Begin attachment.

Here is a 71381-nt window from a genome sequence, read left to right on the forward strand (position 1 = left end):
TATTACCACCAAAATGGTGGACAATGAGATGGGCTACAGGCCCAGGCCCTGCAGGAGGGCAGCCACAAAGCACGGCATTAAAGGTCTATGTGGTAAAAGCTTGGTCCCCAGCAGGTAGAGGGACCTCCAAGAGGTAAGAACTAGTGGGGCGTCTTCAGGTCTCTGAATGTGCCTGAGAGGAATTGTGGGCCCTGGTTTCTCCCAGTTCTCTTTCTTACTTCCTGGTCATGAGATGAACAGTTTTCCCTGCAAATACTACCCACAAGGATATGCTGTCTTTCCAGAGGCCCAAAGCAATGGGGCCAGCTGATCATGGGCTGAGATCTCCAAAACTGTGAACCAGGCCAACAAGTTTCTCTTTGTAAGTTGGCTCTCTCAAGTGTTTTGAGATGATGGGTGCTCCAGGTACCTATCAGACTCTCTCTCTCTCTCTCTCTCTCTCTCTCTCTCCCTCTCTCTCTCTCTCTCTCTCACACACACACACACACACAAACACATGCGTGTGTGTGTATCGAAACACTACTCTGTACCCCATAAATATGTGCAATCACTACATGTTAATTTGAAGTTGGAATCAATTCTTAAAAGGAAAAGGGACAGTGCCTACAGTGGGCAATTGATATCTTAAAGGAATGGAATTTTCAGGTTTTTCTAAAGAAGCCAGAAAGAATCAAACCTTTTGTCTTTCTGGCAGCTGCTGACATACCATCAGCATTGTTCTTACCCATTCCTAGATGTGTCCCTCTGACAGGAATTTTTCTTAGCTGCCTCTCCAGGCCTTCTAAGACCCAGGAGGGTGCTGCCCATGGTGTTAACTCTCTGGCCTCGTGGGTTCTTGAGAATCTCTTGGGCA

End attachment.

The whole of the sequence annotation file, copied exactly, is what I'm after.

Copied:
Here is a 71381-nt window from a genome sequence, read left to right on the forward strand (position 1 = left end):
TATTACCACCAAAATGGTGGACAATGAGATGGGCTACAGGCCCAGGCCCTGCAGGAGGGCAGCCACAAAGCACGGCATTAAAGGTCTATGTGGTAAAAGCTTGGTCCCCAGCAGGTAGAGGGACCTCCAAGAGGTAAGAACTAGTGGGGCGTCTTCAGGTCTCTGAATGTGCCTGAGAGGAATTGTGGGCCCTGGTTTCTCCCAGTTCTCTTTCTTACTTCCTGGTCATGAGATGAACAGTTTTCCCTGCAAATACTACCCACAAGGATATGCTGTCTTTCCAGAGGCCCAAAGCAATGGGGCCAGCTGATCATGGGCTGAGATCTCCAAAACTGTGAACCAGGCCAACAAGTTTCTCTTTGTAAGTTGGCTCTCTCAAGTGTTTTGAGATGATGGGTGCTCCAGGTACCTATCAGACTCTCTCTCTCTCTCTCTCTCTCTCTCTCTCTCCCTCTCTCTCTCTCTCTCTCTCACACACACACACACACACAAACACATGCGTGTGTGTGTATCGAAACACTACTCTGTACCCCATAAATATGTGCAATCACTACATGTTAATTTGAAGTTGGAATCAATTCTTAAAAGGAAAAGGGACAGTGCCTACAGTGGGCAATTGATATCTTAAAGGAATGGAATTTTCAGGTTTTTCTAAAGAAGCCAGAAAGAATCAAACCTTTTGTCTTTCTGGCAGCTGCTGACATACCATCAGCATTGTTCTTACCCATTCCTAGATGTGTCCCTCTGACAGGAATTTTTCTTAGCTGCCTCTCCAGGCCTTCTAAGACCCAGGAGGGTGCTGCCCATGGTGTTAACTCTCTGGCCTCGTGGGTTCTTGAGAATCTCTTGGGCA